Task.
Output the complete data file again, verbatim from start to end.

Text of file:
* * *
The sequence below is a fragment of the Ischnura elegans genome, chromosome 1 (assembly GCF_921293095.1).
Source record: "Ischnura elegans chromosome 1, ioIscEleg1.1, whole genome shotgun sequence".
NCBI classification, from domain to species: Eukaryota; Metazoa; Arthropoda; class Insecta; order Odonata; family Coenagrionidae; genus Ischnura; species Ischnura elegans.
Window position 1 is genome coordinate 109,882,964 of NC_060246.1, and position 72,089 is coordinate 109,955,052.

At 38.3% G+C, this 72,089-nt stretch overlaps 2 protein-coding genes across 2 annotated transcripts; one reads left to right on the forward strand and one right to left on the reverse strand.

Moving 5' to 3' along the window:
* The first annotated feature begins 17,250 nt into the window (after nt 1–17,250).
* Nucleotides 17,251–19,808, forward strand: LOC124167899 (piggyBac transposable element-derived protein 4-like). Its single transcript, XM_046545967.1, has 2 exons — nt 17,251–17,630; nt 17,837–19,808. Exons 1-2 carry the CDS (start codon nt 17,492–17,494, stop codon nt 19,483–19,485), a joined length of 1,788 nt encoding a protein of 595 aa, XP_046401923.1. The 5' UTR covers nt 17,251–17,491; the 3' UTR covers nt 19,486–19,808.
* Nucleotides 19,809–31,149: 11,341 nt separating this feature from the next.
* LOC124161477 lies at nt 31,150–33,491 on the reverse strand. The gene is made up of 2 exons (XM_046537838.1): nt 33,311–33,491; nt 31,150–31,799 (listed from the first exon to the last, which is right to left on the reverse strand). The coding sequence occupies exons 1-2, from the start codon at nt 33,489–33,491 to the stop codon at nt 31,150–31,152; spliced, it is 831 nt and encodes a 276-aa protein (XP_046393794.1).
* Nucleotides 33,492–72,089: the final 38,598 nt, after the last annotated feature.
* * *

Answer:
The sequence below is a fragment of the Ischnura elegans genome, chromosome 1 (assembly GCF_921293095.1).
Source record: "Ischnura elegans chromosome 1, ioIscEleg1.1, whole genome shotgun sequence".
NCBI classification, from domain to species: Eukaryota; Metazoa; Arthropoda; class Insecta; order Odonata; family Coenagrionidae; genus Ischnura; species Ischnura elegans.
Window position 1 is genome coordinate 109,882,964 of NC_060246.1, and position 72,089 is coordinate 109,955,052.

At 38.3% G+C, this 72,089-nt stretch overlaps 2 protein-coding genes across 2 annotated transcripts; one reads left to right on the forward strand and one right to left on the reverse strand.

Moving 5' to 3' along the window:
* The first annotated feature begins 17,250 nt into the window (after nt 1–17,250).
* Nucleotides 17,251–19,808, forward strand: LOC124167899 (piggyBac transposable element-derived protein 4-like). Its single transcript, XM_046545967.1, has 2 exons — nt 17,251–17,630; nt 17,837–19,808. Exons 1-2 carry the CDS (start codon nt 17,492–17,494, stop codon nt 19,483–19,485), a joined length of 1,788 nt encoding a protein of 595 aa, XP_046401923.1. The 5' UTR covers nt 17,251–17,491; the 3' UTR covers nt 19,486–19,808.
* Nucleotides 19,809–31,149: 11,341 nt separating this feature from the next.
* LOC124161477 lies at nt 31,150–33,491 on the reverse strand. The gene is made up of 2 exons (XM_046537838.1): nt 33,311–33,491; nt 31,150–31,799 (listed from the first exon to the last, which is right to left on the reverse strand). The coding sequence occupies exons 1-2, from the start codon at nt 33,489–33,491 to the stop codon at nt 31,150–31,152; spliced, it is 831 nt and encodes a 276-aa protein (XP_046393794.1).
* Nucleotides 33,492–72,089: the final 38,598 nt, after the last annotated feature.